The root of happiness for all the chai-lovers, a home remedy for the sick and not to forget, a ‘keep at arm’s length’ ingredient for many! Ginger, apart from being utilized in the kitchen on a day-to-day basis, is also a scientifically proven medical aid to fight many diseases. So much so that even the World Health Organization (WHO) recommended taking the route of traditional home remedies to help in preventing the spread of the Covid-19 virus. However, the WHO has also stated that it is not effective to treat the virus substantially. But whatever works for one, right?


Dating back to the dawn of it, ginger is a flowering plant, the root of which has been predominantly used as a spice or a medicine. It initially originated in the Southern Asian regions while currently, India holds the title of the “largest producer of ginger in the world”, which is not very surprising, considering we all love us some good, ‘kadak’ chai (Tea). Also, our miraculous ‘kadha’ – an ayurvedic hot drink which serves as a home remedy for infections, makes use of ginger in most of the common recipes. Isn’t ginger exceedingly versatile?



Storing ginger isn’t a tough job. And with Liebherr, it only gets easier. To begin with, choosing firm, skin-intact pieces of ginger is of utmost importance. As soon as the skin comes off, it has to be used up quickly. However, with Liebherr’s EasyFresh technology, the freshness of ginger stays locked in. The idea is to enable the user to regulate humidity levels catering to each vegetable or fruit. Hence, while storing ginger one can easily adjust the humidity levels, creating a fresh atmosphere for the ginger to thrive in.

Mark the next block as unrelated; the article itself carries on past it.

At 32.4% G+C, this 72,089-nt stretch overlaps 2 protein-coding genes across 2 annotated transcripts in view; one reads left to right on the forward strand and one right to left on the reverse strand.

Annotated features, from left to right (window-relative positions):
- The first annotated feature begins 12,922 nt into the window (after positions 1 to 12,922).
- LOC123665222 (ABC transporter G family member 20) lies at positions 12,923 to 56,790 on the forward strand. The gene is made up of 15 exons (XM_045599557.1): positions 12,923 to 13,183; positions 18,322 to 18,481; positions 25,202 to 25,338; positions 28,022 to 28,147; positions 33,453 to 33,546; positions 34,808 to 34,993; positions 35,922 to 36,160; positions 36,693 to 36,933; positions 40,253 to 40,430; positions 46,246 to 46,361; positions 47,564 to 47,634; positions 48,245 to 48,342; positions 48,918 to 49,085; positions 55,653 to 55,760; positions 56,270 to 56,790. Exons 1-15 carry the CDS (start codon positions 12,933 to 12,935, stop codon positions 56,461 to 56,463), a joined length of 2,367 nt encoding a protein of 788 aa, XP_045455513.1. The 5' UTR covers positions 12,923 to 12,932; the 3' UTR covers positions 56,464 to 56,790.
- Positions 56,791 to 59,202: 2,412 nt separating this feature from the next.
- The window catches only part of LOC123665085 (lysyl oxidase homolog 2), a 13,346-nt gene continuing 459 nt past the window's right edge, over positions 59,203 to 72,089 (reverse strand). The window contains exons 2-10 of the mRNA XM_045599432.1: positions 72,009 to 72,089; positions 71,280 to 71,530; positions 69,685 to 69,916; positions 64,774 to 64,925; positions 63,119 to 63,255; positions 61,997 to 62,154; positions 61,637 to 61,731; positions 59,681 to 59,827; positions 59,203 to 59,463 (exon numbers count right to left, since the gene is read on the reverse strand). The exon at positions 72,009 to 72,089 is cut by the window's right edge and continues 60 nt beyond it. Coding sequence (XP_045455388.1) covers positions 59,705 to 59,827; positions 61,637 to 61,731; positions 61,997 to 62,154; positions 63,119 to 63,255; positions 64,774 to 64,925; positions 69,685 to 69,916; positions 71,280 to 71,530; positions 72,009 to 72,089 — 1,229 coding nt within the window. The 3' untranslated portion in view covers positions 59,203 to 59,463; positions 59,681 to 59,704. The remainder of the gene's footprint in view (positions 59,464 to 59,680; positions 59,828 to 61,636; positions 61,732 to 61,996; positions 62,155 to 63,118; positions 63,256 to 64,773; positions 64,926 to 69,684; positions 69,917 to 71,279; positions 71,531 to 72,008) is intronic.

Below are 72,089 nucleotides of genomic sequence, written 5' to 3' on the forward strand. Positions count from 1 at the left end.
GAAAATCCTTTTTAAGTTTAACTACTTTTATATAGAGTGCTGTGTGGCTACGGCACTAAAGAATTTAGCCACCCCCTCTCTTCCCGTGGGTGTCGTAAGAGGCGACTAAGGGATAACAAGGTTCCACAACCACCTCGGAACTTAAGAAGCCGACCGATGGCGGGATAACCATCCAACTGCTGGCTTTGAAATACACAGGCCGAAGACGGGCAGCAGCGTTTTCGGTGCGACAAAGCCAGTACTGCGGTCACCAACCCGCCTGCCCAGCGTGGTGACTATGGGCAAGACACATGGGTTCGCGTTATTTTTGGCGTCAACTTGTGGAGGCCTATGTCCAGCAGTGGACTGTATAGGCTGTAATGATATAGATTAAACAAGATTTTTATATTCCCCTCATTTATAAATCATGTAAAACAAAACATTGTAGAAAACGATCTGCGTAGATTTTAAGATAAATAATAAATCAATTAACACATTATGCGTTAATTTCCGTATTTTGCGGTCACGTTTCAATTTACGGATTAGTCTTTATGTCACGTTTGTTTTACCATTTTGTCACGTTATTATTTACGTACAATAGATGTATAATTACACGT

Food Facts:

As mentioned before, ginger has numerous medicinal uses. For the longest time, Ayurvedic practitioners have relied on ginger as an antiseptic, or an aid to fight any inflammation. The reason owing to its popularity is that it contains gingerol. Gingerol is an extremely beneficial element as it comprises antioxidants as well as anti-inflammatory properties, which therefore, led to ginger being a medicinal genius. It is used around the world in different ways such as:


  • In Japan, slices of ginger are used as a palate cleanser in-between meals.
  • In Burma, ginger is mixed in with salads to give healthy a whole new meaning.
  • In China, a whole ginger root is eaten as an accompaniment with mains.
  • In India, ginger is used in spices, teas and ayurvedic drinks (kadha).


One of the most and widely applied use of ginger is to soothe stomach aches. It settles digestive issues along with treating other ailments. Individuals dealing with acid reflux also turn to ginger tea to feel more relaxed.



To conclude, everything has to be consumed in moderation. And ginger is no exception. But to debate, whether it is a culinary necessity or a medicinal genius, lands us at crossroads. Ginger in our tea, or ginger in our tummy, both do the job of taking the edge off for us. One quenches our thirst, while the other hits the nail on the head of any ailment. So either ways, it’s a win-win situation with ginger.